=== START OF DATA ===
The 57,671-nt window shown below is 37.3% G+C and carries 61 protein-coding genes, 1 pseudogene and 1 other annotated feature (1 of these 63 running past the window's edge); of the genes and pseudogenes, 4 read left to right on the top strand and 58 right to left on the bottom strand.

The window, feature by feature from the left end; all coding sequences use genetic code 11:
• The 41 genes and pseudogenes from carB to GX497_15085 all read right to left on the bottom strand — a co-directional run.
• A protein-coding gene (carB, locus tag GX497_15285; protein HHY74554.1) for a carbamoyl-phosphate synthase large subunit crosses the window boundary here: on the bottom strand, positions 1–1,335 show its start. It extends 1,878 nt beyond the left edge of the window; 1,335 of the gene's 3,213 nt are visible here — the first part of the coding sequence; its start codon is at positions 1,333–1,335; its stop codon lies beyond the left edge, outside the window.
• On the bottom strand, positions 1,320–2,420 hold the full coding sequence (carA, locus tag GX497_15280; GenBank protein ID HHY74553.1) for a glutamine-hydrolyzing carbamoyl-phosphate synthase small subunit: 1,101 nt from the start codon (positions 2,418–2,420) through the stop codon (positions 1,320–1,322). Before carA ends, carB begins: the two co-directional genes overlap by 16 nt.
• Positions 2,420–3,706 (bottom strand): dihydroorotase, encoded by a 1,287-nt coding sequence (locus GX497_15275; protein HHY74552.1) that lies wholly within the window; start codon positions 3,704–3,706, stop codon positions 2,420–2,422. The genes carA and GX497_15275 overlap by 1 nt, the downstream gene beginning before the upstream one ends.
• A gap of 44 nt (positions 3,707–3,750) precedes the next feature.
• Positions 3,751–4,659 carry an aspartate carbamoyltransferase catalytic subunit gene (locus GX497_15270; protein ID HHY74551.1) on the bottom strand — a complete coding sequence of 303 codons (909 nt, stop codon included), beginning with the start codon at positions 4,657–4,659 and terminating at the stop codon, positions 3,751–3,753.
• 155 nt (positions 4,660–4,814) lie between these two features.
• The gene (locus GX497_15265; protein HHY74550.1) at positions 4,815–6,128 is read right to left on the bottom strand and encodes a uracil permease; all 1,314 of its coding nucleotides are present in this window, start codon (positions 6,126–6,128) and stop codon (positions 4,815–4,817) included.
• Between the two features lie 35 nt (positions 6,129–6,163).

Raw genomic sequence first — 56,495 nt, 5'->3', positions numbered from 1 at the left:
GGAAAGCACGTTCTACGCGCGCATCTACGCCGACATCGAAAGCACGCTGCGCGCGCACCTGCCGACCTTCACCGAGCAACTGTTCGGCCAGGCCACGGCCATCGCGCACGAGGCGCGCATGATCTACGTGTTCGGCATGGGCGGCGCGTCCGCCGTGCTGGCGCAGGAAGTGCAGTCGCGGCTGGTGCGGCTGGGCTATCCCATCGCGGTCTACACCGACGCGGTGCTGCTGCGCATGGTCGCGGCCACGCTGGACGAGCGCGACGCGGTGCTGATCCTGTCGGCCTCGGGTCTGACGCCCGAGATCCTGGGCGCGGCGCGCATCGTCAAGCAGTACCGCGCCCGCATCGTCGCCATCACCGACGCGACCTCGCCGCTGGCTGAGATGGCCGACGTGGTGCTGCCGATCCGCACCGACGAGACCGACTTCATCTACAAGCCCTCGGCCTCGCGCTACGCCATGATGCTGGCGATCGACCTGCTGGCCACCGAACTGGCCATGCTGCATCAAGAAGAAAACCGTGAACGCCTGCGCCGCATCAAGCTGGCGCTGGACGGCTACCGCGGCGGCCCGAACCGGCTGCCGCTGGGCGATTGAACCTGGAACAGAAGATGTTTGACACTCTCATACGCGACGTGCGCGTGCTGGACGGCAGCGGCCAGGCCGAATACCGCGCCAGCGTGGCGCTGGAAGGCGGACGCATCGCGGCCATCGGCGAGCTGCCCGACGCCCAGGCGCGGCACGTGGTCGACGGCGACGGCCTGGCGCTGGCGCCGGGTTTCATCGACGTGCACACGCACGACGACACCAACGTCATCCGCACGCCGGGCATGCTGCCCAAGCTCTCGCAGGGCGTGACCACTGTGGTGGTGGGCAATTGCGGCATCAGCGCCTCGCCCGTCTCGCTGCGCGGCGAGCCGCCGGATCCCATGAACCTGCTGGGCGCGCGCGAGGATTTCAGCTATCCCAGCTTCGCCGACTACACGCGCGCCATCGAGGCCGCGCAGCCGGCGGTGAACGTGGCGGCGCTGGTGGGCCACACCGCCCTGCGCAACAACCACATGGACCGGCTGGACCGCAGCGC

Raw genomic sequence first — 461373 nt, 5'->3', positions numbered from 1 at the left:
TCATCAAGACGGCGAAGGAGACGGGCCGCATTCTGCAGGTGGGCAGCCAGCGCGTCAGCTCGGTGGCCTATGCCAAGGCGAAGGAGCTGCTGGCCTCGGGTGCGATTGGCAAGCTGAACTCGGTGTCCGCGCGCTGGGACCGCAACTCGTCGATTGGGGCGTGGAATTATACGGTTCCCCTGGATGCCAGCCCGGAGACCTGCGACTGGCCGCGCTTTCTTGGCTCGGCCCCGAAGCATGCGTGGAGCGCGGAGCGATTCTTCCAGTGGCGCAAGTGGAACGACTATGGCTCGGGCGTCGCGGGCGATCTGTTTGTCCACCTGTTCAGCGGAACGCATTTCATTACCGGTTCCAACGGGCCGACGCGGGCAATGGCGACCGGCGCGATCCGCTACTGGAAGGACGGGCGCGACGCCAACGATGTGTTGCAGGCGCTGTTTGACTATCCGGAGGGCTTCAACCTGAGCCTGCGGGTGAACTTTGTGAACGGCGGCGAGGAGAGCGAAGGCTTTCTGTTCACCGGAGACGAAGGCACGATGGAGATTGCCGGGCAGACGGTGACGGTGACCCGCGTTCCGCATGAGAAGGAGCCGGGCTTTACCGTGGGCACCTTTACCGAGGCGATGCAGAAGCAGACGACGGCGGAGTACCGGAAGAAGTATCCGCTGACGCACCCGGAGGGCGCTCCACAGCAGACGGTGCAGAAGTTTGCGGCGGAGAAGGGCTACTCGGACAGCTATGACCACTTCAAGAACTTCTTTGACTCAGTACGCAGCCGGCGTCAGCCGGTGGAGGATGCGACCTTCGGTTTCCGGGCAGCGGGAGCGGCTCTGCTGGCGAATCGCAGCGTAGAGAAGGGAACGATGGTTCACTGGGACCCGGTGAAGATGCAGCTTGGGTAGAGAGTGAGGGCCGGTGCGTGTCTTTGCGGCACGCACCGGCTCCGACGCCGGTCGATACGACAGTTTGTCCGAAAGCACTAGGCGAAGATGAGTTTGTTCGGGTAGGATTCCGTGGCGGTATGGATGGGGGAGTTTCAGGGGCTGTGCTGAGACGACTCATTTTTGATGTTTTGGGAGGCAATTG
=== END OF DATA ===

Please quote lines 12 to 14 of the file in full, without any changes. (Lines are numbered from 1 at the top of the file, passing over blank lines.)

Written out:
Raw genomic sequence first — 56,495 nt, 5'->3', positions numbered from 1 at the left:
GGAAAGCACGTTCTACGCGCGCATCTACGCCGACATCGAAAGCACGCTGCGCGCGCACCTGCCGACCTTCACCGAGCAACTGTTCGGCCAGGCCACGGCCATCGCGCACGAGGCGCGCATGATCTACGTGTTCGGCATGGGCGGCGCGTCCGCCGTGCTGGCGCAGGAAGTGCAGTCGCGGCTGGTGCGGCTGGGCTATCCCATCGCGGTCTACACCGACGCGGTGCTGCTGCGCATGGTCGCGGCCACGCTGGACGAGCGCGACGCGGTGCTGATCCTGTCGGCCTCGGGTCTGACGCCCGAGATCCTGGGCGCGGCGCGCATCGTCAAGCAGTACCGCGCCCGCATCGTCGCCATCACCGACGCGACCTCGCCGCTGGCTGAGATGGCCGACGTGGTGCTGCCGATCCGCACCGACGAGACCGACTTCATCTACAAGCCCTCGGCCTCGCGCTACGCCATGATGCTGGCGATCGACCTGCTGGCCACCGAACTGGCCATGCTGCATCAAGAAGAAAACCGTGAACGCCTGCGCCGCATCAAGCTGGCGCTGGACGGCTACCGCGGCGGCCCGAACCGGCTGCCGCTGGGCGATTGAACCTGGAACAGAAGATGTTTGACACTCTCATACGCGACGTGCGCGTGCTGGACGGCAGCGGCCAGGCCGAATACCGCGCCAGCGTGGCGCTGGAAGGCGGACGCATCGCGGCCATCGGCGAGCTGCCCGACGCCCAGGCGCGGCACGTGGTCGACGGCGACGGCCTGGCGCTGGCGCCGGGTTTCATCGACGTGCACACGCACGACGACACCAACGTCATCCGCACGCCGGGCATGCTGCCCAAGCTCTCGCAGGGCGTGACCACTGTGGTGGTGGGCAATTGCGGCATCAGCGCCTCGCCCGTCTCGCTGCGCGGCGAGCCGCCGGATCCCATGAACCTGCTGGGCGCGCGCGAGGATTTCAGCTATCCCAGCTTCGCCGACTACACGCGCGCCATCGAGGCCGCGCAGCCGGCGGTGAACGTGGCGGCGCTGGTGGGCCACACCGCCCTGCGCAACAACCACATGGACCGGCTGGACCGCAGCGC

Raw genomic sequence first — 461373 nt, 5'->3', positions numbered from 1 at the left: